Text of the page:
NASA Finds Asteroid That Shoots Rocks All Over Space

NASA has discovered that the asteroid Didymos is spinning so fast it's throwing rubble into space.

By Douglas Helm | Updated


NASA created the Double Asteroid Redirection Test (DART) to have a way to redirect asteroids heading toward Earth, but now the experiment is bearing some other interesting fruit. The Double Asteroid Redirection Test was sent into a moon called Dimorphos which orbits the asteroid Didymos. They were then able to observe that Didymos was spinning at such a high velocity that it was launching rubble out into space (via Futurism).

NASA’s DART experiment has led planetary scientists at the University of Alicante in Spain to run simulations that indicate 97% of Didymos’ rubble falls back to its own surface but that some of the larger pieces break off and land on Dimorphos. This is interesting because it could give us some insight into the formation of planetary and celestial bodies.

Now, there are astronomers trying to find out if Dimorphos was formed this way, becoming a satellite of Didymos from Didymos’ own rubble and debris. Rather than NASA looking into this, the European Space Agency is actually sending its HERA project up to the binary asteroid system to study the surface changes of Didymos. Presumably, they’ll be able to learn more about this debris and rubble ejection while HERA is up there.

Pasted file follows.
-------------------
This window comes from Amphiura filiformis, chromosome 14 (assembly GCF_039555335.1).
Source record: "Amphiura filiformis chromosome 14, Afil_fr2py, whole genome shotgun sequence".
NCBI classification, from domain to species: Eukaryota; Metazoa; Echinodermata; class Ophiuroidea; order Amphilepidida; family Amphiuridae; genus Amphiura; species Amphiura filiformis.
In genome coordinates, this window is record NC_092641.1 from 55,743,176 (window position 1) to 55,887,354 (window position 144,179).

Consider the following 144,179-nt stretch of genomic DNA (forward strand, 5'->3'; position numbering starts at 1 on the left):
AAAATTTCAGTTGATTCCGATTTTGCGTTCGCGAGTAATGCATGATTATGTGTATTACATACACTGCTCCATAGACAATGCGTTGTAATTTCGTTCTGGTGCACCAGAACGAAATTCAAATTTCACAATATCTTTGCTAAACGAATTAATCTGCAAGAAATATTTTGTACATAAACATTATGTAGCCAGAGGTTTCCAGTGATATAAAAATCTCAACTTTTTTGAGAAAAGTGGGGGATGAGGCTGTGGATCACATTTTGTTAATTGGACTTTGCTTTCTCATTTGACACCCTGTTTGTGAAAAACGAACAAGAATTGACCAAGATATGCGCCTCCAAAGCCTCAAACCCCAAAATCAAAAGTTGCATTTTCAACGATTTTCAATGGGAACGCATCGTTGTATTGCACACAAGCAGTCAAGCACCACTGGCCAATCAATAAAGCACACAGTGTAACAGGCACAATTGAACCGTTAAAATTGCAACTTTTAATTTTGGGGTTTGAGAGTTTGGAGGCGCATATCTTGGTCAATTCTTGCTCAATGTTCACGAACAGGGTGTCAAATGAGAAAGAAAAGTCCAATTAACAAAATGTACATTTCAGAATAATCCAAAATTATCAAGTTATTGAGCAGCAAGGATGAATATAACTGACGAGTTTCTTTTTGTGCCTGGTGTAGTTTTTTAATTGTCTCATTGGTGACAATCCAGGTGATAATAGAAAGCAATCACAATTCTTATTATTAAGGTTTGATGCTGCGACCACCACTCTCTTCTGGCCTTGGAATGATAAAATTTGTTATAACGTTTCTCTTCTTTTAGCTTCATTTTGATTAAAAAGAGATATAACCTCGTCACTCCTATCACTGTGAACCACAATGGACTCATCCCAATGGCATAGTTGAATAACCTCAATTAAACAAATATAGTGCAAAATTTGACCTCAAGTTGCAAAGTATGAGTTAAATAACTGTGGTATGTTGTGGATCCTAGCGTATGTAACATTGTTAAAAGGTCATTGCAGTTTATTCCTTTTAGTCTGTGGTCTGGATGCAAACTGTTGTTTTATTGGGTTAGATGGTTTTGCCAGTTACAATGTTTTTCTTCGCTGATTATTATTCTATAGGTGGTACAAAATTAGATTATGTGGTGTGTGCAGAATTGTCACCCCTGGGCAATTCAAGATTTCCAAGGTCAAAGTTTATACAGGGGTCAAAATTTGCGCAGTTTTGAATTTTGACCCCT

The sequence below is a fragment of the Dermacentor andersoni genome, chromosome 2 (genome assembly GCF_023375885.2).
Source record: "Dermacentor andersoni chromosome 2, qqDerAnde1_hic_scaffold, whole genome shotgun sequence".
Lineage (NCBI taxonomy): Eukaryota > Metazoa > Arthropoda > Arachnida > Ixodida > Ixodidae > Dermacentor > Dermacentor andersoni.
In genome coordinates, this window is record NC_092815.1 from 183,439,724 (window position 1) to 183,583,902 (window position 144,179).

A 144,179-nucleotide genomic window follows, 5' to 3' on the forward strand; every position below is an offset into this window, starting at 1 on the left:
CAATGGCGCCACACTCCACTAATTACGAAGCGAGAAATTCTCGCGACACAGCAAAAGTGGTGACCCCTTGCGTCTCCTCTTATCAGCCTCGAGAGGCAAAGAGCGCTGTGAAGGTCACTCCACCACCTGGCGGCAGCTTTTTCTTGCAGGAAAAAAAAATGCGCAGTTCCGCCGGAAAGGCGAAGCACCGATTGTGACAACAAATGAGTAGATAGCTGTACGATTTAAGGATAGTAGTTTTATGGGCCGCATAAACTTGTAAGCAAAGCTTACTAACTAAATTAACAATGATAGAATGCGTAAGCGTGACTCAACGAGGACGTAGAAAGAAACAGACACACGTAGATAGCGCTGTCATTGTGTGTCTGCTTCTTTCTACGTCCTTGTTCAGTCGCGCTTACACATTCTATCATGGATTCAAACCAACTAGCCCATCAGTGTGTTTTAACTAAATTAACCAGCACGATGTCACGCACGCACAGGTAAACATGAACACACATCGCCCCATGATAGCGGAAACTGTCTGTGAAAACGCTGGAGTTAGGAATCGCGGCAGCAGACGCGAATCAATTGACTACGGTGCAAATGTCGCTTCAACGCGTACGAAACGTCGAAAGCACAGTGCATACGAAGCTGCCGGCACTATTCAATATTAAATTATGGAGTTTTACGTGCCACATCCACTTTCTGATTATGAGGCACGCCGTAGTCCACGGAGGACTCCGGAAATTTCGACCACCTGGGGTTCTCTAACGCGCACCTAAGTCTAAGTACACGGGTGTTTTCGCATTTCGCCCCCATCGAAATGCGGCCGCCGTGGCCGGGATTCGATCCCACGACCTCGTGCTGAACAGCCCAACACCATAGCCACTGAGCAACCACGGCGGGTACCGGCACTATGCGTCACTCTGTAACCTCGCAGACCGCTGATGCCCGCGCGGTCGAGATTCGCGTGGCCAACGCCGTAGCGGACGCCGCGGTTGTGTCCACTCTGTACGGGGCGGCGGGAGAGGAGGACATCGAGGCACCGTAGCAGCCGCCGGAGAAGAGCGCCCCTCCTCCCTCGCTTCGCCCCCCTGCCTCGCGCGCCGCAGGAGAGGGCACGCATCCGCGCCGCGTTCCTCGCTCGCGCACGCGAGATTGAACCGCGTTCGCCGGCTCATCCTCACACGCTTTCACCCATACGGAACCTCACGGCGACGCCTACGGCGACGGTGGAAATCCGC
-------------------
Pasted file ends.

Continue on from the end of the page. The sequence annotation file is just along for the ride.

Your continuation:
In the meantime, NASA has reportedly been fairly happy with the performance of its Double Asteroid Redirection Test craft. When the space agency launched the DART into Dimorphos, it did manage to change the trajectory of the rock and displace nearly two million pounds of debris to add to the achievement. With DART’s intention being to redirect deadly space rocks, the experimental craft could certainly be considered a success in this scenario.


Of course, NASA’s planetary defense research is more than just ramming stuff into space rocks, as they also want to use DART to observe how these bodies are formed and what they’re made of. Still, the space agency impressively nailed the target, and space and ground-based telescopes observed before and after the impact to determine what exactly happened to help change the trajectory. According to the reports, DART slammed into Dimorphos going about 14,000 miles per hour.

NASA’s DART team attributed the successful change of trajectory to momentum transfer, as the surface material from Dimorphos blasting out due to the impact was what helped change the trajectory to such a significant degree. The DART team said that the transfer of momentum was roughly 3.6 times greater than if the asteroid had just tanked the hit and no material was blasted away from the surface. The DART mission was also the first time we intentionally changed the trajectory of a celestial space object and the impact changed the orbit of Dimorphos around Didymos by 32 minutes.

So, hopefully, NASA can continue to develop the DART program and make sure the Earth doesn’t get any unwanted space rock visitors in the future. Maybe Leonardo DiCaprio and Jennifer Lawrence’s warnings in Don’t Look Up could have just been handled by the DART team instead. Make sure to stay tuned for more space and technology news.